We don’t recommend only dealing with these metrics and ignoring everything else, but if you choose to focus on one area, this would be it. Once every metric is ‘green’, you should pass the assessment. Note that some of these metrics also appear in the other audits.

It’s up to you whether you tackle each audit in turn, or work on Core Web Vitals first. Regardless, you’ll need to likely look at each audit anyway.

#2. Ensure Your Site’s Performance is Top Notch

Once you scroll down the Google Lighthouse report, you’ll spot a further breakdown of each audit and its metrics. The Performance section shows how well your site loads and responds to user interactions.

The Performance results for a Google Lighthouse auditEach audit introduces weighting for the various metrics it uses, which means you’ll want to consider some as a priority. For instance, 80 percent of your Performance score is based around three metrics: Total Blocking Time (TBT), LCP, and CLS.

The Google Lighthouse Performance Scoring CalculatorBecause LCP and CLS also feature as Core Web Vitals, you’ll want to pay the most attention to these two metrics. They make up half of your Performance score also, which means you’ll get more mileage trying to fix these issues rather than your Speed Index (SI) score.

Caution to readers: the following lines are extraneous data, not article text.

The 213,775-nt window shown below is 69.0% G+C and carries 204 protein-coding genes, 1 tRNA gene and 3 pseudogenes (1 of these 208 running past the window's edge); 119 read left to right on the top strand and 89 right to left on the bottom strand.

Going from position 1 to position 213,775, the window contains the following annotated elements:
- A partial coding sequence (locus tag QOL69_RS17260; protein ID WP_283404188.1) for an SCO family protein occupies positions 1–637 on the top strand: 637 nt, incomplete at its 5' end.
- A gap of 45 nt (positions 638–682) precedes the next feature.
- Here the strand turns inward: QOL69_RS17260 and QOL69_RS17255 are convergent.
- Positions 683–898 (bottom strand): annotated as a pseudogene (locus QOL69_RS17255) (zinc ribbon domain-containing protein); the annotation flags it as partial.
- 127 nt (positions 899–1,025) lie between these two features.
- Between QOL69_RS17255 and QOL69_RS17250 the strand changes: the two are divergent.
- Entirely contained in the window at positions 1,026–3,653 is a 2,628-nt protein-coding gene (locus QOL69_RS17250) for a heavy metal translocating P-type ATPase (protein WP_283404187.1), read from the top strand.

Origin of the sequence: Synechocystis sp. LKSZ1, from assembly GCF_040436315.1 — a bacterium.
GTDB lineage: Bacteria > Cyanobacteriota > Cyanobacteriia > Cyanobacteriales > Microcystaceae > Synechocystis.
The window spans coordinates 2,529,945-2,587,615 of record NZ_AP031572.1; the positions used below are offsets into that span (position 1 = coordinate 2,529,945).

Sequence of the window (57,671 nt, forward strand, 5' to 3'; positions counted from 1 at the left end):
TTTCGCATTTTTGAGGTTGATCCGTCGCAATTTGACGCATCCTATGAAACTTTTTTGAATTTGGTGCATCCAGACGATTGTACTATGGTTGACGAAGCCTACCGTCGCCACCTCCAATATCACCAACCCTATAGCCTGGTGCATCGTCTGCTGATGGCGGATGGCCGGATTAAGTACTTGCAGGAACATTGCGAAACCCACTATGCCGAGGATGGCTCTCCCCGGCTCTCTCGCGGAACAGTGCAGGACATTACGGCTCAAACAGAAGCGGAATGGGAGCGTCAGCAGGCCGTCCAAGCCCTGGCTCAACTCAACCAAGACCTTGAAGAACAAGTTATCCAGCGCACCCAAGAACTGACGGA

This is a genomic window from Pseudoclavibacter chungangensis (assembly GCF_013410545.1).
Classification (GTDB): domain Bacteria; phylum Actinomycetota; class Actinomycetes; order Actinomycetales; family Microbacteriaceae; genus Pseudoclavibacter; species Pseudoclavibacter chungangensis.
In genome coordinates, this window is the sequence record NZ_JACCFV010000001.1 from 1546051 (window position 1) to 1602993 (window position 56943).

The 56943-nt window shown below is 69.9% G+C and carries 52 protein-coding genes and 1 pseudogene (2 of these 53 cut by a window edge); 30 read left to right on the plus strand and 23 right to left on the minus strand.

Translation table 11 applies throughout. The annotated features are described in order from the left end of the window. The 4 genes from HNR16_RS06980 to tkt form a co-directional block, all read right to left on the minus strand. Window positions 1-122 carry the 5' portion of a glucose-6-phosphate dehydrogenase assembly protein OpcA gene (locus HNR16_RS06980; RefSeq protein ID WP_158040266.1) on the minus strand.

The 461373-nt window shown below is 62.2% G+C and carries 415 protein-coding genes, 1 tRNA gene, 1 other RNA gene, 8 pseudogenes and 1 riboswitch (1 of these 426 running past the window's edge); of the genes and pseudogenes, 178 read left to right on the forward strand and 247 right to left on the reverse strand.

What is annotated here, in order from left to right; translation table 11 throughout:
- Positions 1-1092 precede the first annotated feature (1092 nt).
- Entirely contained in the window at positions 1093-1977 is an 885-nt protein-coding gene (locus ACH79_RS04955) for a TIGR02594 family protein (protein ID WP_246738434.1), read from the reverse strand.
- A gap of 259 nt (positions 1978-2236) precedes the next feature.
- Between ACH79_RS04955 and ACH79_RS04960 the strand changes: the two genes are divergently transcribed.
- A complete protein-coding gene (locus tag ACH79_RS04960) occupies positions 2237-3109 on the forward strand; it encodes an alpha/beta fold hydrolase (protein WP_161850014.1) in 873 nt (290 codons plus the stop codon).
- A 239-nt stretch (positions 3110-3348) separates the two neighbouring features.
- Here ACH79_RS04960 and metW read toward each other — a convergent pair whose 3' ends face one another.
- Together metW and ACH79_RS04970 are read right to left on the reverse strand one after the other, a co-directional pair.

#3. Resolve Any Accessibility Issues on Your Site

Accessibility is an important aspect of web design. It ensures that all users, regardless of their abilities, can access and use your site. Some common accessibility issues include poor color contrast, missing alternative text for images, and inaccessible forms or navigation.

The Accessibility section of the Lighthouse audit report will identify any issues that may prevent users with disabilities from using your site.

The Accessibility section of a Google Lighthouse auditMuch like Performance, Accessibility also weights certain metrics over others. However, there are a lot more metrics here, so the weighting is more spread out. The weight will either be 10, 3, or 2 – but it’s not a percentage. Still, we’d advise you look at the metrics with a 10 weighting, as these will have the greatest impact.